Beyoncé has strong country roots.
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Beyoncé’s Act II: Cowboy Carter Album Pays Homage To Her Country Roots

“This ain’t a country album. This is a ‘Beyoncé’ album.”

When Beyoncé first announced that she would be dropping a new album called Act II: Cowboy Carter, reviews were mixed. Naturally, there were millions of us who were excited to get some new music from Beyoncé and were instantly obsessed with her single “Texas Hold ‘Em.” But there were some who criticized the singer for releasing a country music album. Enough critics that Beyoncé herself, as well as her mother, felt the need to put out several statements about her new album, which is the follow-up to 2022’s Act I: Renaissance. The truth is, Beyoncé has some deep roots in country music and Black cowboy culture, and she’s bringing all of that energy to an album that we already know will be nothing short of incredible.

Act II: Cowboy Carter, which comes out on March 29, features 27 songs including a much-anticipated cover of Dolly Parton’s “Jolene” and a song called “The Linda Martell Show,” a reference to one of the first Black artists to find success in country and the first to play the Opry. She also has two songs on her track list, “Dolly P” and “Smoke Hour Willie Nelson” that seem to reference country legends Dolly Parton and Willie Nelson. Her first single from the album, “Texas Hold ‘Em,” already debuted at number one on Billboard’s Hot Country songs.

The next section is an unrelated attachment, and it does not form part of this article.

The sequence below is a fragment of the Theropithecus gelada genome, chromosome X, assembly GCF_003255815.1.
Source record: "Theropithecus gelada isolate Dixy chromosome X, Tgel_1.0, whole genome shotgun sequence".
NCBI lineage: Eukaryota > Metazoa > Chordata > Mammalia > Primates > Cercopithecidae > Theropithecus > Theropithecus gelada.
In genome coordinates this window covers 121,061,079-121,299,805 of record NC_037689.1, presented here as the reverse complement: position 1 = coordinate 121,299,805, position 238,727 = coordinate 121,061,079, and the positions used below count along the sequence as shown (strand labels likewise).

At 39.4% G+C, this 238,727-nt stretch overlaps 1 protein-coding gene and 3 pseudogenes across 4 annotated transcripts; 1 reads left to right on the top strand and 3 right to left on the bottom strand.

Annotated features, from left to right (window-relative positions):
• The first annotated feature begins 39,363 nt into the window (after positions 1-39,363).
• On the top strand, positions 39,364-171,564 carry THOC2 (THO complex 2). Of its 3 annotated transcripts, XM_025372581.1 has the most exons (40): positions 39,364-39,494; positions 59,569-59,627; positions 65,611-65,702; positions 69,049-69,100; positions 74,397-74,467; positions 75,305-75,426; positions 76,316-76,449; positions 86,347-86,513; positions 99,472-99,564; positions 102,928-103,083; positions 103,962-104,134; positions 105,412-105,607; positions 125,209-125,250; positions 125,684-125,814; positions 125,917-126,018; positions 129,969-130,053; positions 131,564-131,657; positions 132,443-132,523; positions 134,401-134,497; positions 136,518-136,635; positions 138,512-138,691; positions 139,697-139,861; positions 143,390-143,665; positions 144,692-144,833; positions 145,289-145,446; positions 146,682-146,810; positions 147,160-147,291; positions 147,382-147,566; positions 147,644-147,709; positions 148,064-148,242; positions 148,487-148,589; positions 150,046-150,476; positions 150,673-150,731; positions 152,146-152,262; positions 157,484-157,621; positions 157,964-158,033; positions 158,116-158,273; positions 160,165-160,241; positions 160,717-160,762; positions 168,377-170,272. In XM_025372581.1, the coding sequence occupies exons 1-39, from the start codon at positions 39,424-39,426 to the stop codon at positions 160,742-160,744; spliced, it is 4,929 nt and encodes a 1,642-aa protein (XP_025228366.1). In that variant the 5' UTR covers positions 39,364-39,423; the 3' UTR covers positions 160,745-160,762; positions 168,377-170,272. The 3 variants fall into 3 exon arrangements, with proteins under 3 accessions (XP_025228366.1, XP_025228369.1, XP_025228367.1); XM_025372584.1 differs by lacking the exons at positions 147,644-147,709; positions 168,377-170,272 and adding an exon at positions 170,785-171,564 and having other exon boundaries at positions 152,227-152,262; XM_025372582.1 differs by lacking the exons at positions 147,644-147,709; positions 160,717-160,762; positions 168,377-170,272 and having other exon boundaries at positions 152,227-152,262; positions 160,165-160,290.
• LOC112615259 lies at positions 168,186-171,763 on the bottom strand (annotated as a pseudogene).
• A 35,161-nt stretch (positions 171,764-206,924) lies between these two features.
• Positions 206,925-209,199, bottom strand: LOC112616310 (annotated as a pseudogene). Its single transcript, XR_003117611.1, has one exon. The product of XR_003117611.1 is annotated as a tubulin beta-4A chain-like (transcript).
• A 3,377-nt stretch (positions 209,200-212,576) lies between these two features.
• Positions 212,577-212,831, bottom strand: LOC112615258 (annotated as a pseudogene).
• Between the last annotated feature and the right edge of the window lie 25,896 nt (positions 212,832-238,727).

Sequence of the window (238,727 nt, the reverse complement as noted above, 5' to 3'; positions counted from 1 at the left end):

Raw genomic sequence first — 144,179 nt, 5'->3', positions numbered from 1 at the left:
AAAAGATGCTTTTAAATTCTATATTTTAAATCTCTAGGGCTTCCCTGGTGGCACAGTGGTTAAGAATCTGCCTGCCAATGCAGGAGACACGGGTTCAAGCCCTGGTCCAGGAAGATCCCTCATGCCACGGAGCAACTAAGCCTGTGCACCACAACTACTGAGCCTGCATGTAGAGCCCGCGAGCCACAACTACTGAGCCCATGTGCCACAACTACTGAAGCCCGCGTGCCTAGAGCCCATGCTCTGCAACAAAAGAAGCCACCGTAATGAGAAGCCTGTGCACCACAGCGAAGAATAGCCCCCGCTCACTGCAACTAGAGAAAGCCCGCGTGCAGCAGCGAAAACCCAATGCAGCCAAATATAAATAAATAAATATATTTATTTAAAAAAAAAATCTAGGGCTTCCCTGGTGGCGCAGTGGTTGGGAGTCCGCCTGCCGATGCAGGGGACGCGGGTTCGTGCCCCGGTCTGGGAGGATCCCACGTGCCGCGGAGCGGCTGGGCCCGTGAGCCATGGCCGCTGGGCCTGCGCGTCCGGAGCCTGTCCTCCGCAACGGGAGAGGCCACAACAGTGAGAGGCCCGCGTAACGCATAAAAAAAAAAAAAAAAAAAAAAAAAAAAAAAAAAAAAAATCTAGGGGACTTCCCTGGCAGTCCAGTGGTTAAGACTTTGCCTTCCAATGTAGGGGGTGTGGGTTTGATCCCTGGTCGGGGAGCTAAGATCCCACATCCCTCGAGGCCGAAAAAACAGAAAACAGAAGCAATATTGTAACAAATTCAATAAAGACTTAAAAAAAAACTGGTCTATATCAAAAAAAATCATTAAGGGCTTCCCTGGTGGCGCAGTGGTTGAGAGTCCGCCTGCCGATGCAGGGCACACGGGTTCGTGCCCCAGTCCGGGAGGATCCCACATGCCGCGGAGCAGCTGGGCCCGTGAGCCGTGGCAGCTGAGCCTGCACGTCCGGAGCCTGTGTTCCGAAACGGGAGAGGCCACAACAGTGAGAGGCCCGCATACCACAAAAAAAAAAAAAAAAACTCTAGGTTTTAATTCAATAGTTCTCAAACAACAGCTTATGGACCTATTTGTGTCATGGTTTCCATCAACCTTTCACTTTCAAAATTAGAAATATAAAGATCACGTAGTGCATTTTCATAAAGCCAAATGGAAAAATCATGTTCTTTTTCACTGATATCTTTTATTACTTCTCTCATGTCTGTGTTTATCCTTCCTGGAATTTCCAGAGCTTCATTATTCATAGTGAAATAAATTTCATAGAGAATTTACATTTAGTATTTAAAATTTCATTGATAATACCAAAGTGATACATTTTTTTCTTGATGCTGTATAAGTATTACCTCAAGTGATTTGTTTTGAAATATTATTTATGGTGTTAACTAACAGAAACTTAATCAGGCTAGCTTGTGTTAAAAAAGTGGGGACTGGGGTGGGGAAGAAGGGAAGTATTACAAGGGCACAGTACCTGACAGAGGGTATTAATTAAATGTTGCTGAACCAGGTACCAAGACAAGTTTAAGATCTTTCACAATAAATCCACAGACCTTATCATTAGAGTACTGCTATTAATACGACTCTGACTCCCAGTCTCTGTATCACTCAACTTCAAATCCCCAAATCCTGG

Which, according to her mom Tina Knowles, makes perfect sense for the Texas-born singer. “When people ask why is Beyoncé wearing cowboy hats? I actually laugh because it’s been here since she was a kid,” Knowles wrote in an Instagram post last month of the criticism her daughter’s new album has faced.

“We have always celebrated cowboy culture growing up in Texas,” Knowles explained alongside a video of her daughter dressed in cowboy attire through the years. “We also always understood that it was not just about it belonging to white culture only. In Texas there is a huge Black cowboy culture. Why do you think that my kids have integrated it into their fashion and art since the beginning.”

“We went to rodeos every year and my whole family dressed in Western fashion,” the singer’s mother continued. “Solange [Beyoncé’s younger sister] did a whole brilliant album and project based on Black Cowboy Culture ... It definitely was a part of our culture growing up.”

For her part, Beyoncé released a statement to her social media channels earlier this month about how her past informed this new album, per The Independent. “This album has been over five years in the making. It was born out of an experience that I had years ago where I did not feel welcomed…and it was very clear that I wasn’t. But, because of that experience, I did a deeper dive into the history of Country music and studied our rich musical archive. It feels good to see how music can unite so many people around the world, while also amplifying the voices of some of the people who have dedicated so much of their lives educating on our musical history.”

Finally, the singer noted, “This ain’t a Country album. This is a ‘Beyoncé’ album. This is act ii COWBOY CARTER, and I am proud to share it with y’all!”